|—n , pl -bits, -bit|
|1.||any of various common gregarious burrowing leporid mammals, esp Oryctolagus cuniculus of Europe and North Africa and the cottontail of America. They are closely related and similar to hares but are smaller and have shorter ears|
|2.||the fur of such an animal|
|3.||informal (Brit) a novice or poor performer at a game or sport|
|4.||(intr) to hunt or shoot rabbits|
|5.||informal (Brit) (intr|
|[(sense 5) C20: from rhyming slang rabbit and pork talk]|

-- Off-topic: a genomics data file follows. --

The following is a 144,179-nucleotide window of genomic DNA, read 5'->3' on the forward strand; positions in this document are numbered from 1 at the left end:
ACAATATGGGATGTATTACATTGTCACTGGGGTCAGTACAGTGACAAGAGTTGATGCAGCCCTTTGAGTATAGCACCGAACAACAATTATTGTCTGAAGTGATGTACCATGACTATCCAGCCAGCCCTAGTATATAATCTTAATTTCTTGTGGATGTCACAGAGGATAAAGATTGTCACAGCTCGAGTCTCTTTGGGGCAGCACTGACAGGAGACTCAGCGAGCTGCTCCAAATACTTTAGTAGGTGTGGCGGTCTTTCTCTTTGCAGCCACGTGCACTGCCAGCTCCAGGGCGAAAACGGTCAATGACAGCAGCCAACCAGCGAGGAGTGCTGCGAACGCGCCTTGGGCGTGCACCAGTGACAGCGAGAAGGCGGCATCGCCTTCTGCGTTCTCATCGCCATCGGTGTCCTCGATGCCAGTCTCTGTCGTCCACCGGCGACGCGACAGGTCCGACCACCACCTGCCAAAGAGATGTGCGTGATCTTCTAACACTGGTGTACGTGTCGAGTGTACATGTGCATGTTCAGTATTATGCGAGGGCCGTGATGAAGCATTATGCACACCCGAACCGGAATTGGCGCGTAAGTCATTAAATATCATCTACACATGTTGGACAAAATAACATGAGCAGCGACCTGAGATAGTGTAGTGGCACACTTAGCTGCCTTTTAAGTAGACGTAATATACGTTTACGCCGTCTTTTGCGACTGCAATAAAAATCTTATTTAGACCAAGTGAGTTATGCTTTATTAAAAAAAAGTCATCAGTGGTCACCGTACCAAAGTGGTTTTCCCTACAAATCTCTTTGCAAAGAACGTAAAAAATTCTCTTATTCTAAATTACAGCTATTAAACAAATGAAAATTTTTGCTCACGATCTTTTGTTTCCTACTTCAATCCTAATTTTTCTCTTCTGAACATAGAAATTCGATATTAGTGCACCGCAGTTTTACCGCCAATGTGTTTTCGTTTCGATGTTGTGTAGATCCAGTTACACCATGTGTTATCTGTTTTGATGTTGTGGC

"Zoologically speaking, there are no native rabbits in the United States; they are all hares. But the early colonists, for some unknown reason, dropped the word hare out of their vocabulary, and it is rarely heard in American speech to this day. When it appears it is almost always applied to the so-called Belgian hare, which, curiously enough, is not a hare at all, but a true rabbit." [H.L. Mencken]Rabbit punch "chop on the back of the neck" so called from resemblance to a gamekeeper's method of dispatching an injured rabbit. Rabbit's foot "good luck charm" first attested 1879, in U.S. Southern black culture. Pulling rabbits from a hat as a conjurer's trick is first recorded 1877.